Fighting the Silence

Sexual Violence against Women in the Congo

A film by Femke & Ilse van Velzen

Netherlands/Congo | 2007 | 53 minutes | Color | DVD | French | Subtitled | Order No. 111029

SYNOPSIS

The Democratic Republic of the Congo’s seven year war was the deadliest ever recorded in Africa. During that time, more than 80,000 women and girls were raped. Only now that the country is formally at peace are the consequences of the brutality becoming truly visible. Rape is slowly seeping into everyday life. FIGHTING THE SILENCE tells the story of ordinary Congolese women and men that are struggling to change their society: one that prefers to blame victims rather than prosecute rapists. Rape survivors and their families speak out openly about the suffering they endured because their culture considers women second class citizens and rape a taboo. They give voice to thousands of other survivors and their families who have chosen to hide their grief and remain silent for fear of being rejected by their families and community. Girls and women survivors tell of the brutality they experienced. Married couples openly talk about the pain they endure. Husbands talk of the pressures that led them to abandon their wives and why they agreed to take them back. A father explains why he has given up on his daughter’s future and how he wishes he could afford to take her rapist to court. Soldiers and policemen share their (shocking) views about why rape continues to flourish despite the war having officially ended four years ago.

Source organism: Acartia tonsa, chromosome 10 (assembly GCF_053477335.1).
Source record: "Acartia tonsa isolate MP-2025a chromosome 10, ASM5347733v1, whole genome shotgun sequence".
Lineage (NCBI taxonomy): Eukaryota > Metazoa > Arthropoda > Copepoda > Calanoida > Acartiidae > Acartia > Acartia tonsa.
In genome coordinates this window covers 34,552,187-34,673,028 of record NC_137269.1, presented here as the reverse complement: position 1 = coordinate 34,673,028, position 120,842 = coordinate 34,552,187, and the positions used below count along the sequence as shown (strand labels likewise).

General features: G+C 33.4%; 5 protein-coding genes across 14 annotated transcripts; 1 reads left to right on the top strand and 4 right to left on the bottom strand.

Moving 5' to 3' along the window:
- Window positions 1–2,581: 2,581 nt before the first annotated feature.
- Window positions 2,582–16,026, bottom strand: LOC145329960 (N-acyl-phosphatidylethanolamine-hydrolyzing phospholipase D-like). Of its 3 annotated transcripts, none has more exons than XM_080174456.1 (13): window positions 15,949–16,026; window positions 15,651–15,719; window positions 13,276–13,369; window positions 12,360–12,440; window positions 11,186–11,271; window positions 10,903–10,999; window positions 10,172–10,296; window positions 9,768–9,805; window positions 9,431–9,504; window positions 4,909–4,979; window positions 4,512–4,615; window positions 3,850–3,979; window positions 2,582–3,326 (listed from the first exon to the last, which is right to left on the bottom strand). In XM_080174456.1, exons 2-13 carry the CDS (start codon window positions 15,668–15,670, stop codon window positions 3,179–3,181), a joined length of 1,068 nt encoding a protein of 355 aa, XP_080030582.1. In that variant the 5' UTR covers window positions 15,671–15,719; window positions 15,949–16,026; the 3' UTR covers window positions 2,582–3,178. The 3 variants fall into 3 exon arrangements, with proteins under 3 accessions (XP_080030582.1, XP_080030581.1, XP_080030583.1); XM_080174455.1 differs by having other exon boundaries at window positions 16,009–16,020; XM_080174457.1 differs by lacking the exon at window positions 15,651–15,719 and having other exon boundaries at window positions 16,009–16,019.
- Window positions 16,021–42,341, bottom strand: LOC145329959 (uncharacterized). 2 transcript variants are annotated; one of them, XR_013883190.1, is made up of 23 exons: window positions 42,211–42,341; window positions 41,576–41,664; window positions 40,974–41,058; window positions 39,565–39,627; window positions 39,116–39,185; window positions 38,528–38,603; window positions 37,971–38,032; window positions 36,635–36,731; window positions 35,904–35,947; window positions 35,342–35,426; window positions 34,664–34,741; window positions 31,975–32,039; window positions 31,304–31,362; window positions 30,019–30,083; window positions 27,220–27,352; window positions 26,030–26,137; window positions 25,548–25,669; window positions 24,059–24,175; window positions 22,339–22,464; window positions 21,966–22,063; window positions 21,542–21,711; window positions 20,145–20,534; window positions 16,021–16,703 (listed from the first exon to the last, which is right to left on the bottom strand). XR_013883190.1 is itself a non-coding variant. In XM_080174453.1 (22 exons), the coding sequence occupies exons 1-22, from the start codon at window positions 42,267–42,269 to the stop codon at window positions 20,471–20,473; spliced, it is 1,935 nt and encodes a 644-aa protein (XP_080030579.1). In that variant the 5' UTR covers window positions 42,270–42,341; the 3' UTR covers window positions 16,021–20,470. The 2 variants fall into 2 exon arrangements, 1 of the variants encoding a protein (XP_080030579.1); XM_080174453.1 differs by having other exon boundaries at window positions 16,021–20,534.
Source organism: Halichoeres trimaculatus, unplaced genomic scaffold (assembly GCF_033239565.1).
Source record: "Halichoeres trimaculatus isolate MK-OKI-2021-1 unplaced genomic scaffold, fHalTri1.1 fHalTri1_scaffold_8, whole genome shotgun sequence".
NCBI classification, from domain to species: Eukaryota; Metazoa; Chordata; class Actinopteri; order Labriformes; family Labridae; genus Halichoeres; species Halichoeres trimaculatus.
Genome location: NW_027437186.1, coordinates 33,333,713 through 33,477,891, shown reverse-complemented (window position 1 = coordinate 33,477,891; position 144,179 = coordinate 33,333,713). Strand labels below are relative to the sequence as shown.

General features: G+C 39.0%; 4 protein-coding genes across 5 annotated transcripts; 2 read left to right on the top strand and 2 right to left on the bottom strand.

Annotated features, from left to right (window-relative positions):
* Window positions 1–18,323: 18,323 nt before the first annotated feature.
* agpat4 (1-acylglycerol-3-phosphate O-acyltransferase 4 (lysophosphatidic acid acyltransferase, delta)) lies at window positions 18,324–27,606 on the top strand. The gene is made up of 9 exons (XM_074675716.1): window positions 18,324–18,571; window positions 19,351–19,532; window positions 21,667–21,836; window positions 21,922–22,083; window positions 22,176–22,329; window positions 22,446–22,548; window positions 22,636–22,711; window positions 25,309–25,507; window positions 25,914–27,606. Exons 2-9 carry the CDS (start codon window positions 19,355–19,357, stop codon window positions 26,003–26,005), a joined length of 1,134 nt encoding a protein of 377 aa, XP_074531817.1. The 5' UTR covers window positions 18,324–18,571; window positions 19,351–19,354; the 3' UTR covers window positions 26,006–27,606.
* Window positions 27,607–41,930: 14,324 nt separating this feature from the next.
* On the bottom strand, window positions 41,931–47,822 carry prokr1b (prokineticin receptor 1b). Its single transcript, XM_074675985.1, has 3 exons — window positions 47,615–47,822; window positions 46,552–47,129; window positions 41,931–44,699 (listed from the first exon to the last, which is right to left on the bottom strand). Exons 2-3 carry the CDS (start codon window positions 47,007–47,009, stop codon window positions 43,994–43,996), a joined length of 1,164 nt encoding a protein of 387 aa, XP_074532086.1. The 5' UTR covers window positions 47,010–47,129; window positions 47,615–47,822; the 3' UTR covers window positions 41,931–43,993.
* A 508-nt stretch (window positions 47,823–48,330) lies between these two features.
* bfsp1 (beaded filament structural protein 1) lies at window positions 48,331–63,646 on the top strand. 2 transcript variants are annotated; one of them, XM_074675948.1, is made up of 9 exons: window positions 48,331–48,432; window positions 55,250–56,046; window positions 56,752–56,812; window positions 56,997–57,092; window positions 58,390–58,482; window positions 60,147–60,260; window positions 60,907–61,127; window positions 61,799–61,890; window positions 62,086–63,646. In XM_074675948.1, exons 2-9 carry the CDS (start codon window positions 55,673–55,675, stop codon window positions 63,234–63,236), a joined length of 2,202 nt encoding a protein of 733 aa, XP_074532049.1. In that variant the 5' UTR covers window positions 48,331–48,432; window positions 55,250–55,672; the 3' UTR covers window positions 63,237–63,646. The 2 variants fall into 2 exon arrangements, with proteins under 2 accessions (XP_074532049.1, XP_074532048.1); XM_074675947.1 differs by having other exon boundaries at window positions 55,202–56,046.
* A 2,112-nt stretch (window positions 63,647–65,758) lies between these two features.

SCREENING HIGHLIGHTS AND AWARDS

  • Millenium Film Festival, Jury Award
  • Al Jazeera International Film Festival, Jury Award
  • Sucre Human Rights Film Festival Bolivia, Jury Award
  • Docupolis Spain, Best Documentary
  • Watchdoc Human Rights Film Festival Poland, Best Documentary

ABOUT FILMMAKER(S)

Femke & Ilse van Velzen

Born in 1980, twin sisters Ilse and Femke van Velzen are a documentary filmmaking team that aim to expose cultural injustices. The two sisters each studied social and cultural development in Amsterdam and Utrecht. After graduating in 2002, they began their own production company IFPRODUCTIONS in March 2003. IFPRODUCTIONS gives the sisters the freedom to work as independent filmmakers and producers.

The sisters use their films as educational tools, and travel to developing countries to screen their films. These screenings help expose the inequality and violence to local communities in their current living conditions. The inspiration for the van Velzen sisters’ films is promoting human rights and women’s rights across the globe. (02/11)

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